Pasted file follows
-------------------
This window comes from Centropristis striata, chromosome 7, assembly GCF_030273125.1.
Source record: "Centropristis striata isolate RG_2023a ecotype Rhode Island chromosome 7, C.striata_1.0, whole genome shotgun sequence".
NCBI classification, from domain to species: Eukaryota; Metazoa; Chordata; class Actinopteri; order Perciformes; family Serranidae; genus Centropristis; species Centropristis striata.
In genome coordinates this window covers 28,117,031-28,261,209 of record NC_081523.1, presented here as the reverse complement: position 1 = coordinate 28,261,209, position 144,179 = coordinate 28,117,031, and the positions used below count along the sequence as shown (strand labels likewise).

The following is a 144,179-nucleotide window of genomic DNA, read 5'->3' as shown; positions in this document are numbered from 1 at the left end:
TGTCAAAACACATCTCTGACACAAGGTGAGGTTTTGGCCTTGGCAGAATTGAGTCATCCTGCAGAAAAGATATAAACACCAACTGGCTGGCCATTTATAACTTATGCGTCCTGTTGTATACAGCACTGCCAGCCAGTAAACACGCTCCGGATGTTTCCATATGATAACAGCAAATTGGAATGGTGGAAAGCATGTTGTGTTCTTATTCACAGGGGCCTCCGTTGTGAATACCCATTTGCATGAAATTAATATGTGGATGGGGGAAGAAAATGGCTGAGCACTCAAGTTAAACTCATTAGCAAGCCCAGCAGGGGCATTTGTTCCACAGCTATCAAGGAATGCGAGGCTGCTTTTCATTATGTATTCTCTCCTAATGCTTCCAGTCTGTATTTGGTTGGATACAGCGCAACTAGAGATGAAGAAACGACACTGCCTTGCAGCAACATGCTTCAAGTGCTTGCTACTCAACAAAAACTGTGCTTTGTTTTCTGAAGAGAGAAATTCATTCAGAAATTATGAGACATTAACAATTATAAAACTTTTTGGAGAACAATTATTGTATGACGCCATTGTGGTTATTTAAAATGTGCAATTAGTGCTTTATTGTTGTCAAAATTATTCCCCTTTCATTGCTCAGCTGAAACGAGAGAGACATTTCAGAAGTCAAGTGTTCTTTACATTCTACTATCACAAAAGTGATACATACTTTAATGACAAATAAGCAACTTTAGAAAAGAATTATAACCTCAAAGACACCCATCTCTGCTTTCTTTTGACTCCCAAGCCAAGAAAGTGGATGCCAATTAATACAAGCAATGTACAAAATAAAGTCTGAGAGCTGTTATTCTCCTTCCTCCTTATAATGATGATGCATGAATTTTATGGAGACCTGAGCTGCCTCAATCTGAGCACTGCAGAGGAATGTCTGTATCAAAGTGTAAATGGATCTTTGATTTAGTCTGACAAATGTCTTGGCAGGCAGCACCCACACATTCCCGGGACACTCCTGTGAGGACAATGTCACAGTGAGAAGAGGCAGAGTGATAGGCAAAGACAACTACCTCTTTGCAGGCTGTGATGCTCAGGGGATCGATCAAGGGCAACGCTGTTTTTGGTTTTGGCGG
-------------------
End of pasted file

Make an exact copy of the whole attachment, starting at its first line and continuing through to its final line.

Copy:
This window comes from Centropristis striata, chromosome 7, assembly GCF_030273125.1.
Source record: "Centropristis striata isolate RG_2023a ecotype Rhode Island chromosome 7, C.striata_1.0, whole genome shotgun sequence".
NCBI classification, from domain to species: Eukaryota; Metazoa; Chordata; class Actinopteri; order Perciformes; family Serranidae; genus Centropristis; species Centropristis striata.
In genome coordinates this window covers 28,117,031-28,261,209 of record NC_081523.1, presented here as the reverse complement: position 1 = coordinate 28,261,209, position 144,179 = coordinate 28,117,031, and the positions used below count along the sequence as shown (strand labels likewise).

The following is a 144,179-nucleotide window of genomic DNA, read 5'->3' as shown; positions in this document are numbered from 1 at the left end:
TGTCAAAACACATCTCTGACACAAGGTGAGGTTTTGGCCTTGGCAGAATTGAGTCATCCTGCAGAAAAGATATAAACACCAACTGGCTGGCCATTTATAACTTATGCGTCCTGTTGTATACAGCACTGCCAGCCAGTAAACACGCTCCGGATGTTTCCATATGATAACAGCAAATTGGAATGGTGGAAAGCATGTTGTGTTCTTATTCACAGGGGCCTCCGTTGTGAATACCCATTTGCATGAAATTAATATGTGGATGGGGGAAGAAAATGGCTGAGCACTCAAGTTAAACTCATTAGCAAGCCCAGCAGGGGCATTTGTTCCACAGCTATCAAGGAATGCGAGGCTGCTTTTCATTATGTATTCTCTCCTAATGCTTCCAGTCTGTATTTGGTTGGATACAGCGCAACTAGAGATGAAGAAACGACACTGCCTTGCAGCAACATGCTTCAAGTGCTTGCTACTCAACAAAAACTGTGCTTTGTTTTCTGAAGAGAGAAATTCATTCAGAAATTATGAGACATTAACAATTATAAAACTTTTTGGAGAACAATTATTGTATGACGCCATTGTGGTTATTTAAAATGTGCAATTAGTGCTTTATTGTTGTCAAAATTATTCCCCTTTCATTGCTCAGCTGAAACGAGAGAGACATTTCAGAAGTCAAGTGTTCTTTACATTCTACTATCACAAAAGTGATACATACTTTAATGACAAATAAGCAACTTTAGAAAAGAATTATAACCTCAAAGACACCCATCTCTGCTTTCTTTTGACTCCCAAGCCAAGAAAGTGGATGCCAATTAATACAAGCAATGTACAAAATAAAGTCTGAGAGCTGTTATTCTCCTTCCTCCTTATAATGATGATGCATGAATTTTATGGAGACCTGAGCTGCCTCAATCTGAGCACTGCAGAGGAATGTCTGTATCAAAGTGTAAATGGATCTTTGATTTAGTCTGACAAATGTCTTGGCAGGCAGCACCCACACATTCCCGGGACACTCCTGTGAGGACAATGTCACAGTGAGAAGAGGCAGAGTGATAGGCAAAGACAACTACCTCTTTGCAGGCTGTGATGCTCAGGGGATCGATCAAGGGCAACGCTGTTTTTGGTTTTGGCGG